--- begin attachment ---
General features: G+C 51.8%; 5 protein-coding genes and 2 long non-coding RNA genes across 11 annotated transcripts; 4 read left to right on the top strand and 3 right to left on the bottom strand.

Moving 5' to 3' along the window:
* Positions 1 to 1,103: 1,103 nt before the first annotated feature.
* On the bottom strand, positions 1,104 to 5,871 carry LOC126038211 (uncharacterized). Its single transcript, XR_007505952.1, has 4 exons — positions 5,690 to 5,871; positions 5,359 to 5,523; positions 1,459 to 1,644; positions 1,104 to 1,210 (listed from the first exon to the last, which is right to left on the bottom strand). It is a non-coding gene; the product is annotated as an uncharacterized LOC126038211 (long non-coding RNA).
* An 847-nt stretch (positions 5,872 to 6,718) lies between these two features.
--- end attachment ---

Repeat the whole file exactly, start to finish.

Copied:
General features: G+C 51.8%; 5 protein-coding genes and 2 long non-coding RNA genes across 11 annotated transcripts; 4 read left to right on the top strand and 3 right to left on the bottom strand.

Moving 5' to 3' along the window:
* Positions 1 to 1,103: 1,103 nt before the first annotated feature.
* On the bottom strand, positions 1,104 to 5,871 carry LOC126038211 (uncharacterized). Its single transcript, XR_007505952.1, has 4 exons — positions 5,690 to 5,871; positions 5,359 to 5,523; positions 1,459 to 1,644; positions 1,104 to 1,210 (listed from the first exon to the last, which is right to left on the bottom strand). It is a non-coding gene; the product is annotated as an uncharacterized LOC126038211 (long non-coding RNA).
* An 847-nt stretch (positions 5,872 to 6,718) lies between these two features.